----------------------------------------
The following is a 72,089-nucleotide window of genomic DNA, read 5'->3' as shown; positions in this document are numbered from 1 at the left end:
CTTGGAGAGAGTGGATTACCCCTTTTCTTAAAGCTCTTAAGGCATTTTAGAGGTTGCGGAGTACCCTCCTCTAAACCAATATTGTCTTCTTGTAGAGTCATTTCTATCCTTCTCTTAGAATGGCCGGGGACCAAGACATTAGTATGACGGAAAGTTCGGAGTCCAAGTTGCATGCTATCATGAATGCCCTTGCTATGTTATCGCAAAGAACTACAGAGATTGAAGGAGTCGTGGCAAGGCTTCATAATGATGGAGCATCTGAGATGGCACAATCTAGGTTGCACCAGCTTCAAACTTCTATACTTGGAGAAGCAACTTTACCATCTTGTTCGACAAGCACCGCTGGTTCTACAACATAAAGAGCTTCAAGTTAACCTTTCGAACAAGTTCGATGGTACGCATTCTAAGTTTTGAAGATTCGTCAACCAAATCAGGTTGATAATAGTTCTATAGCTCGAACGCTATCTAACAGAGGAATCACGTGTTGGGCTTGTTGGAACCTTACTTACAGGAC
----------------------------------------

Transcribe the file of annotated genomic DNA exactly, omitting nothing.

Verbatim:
The following is a 72,089-nucleotide window of genomic DNA, read 5'->3' as shown; positions in this document are numbered from 1 at the left end:
CTTGGAGAGAGTGGATTACCCCTTTTCTTAAAGCTCTTAAGGCATTTTAGAGGTTGCGGAGTACCCTCCTCTAAACCAATATTGTCTTCTTGTAGAGTCATTTCTATCCTTCTCTTAGAATGGCCGGGGACCAAGACATTAGTATGACGGAAAGTTCGGAGTCCAAGTTGCATGCTATCATGAATGCCCTTGCTATGTTATCGCAAAGAACTACAGAGATTGAAGGAGTCGTGGCAAGGCTTCATAATGATGGAGCATCTGAGATGGCACAATCTAGGTTGCACCAGCTTCAAACTTCTATACTTGGAGAAGCAACTTTACCATCTTGTTCGACAAGCACCGCTGGTTCTACAACATAAAGAGCTTCAAGTTAACCTTTCGAACAAGTTCGATGGTACGCATTCTAAGTTTTGAAGATTCGTCAACCAAATCAGGTTGATAATAGTTCTATAGCTCGAACGCTATCTAACAGAGGAATCACGTGTTGGGCTTGTTGGAACCTTACTTACAGGAC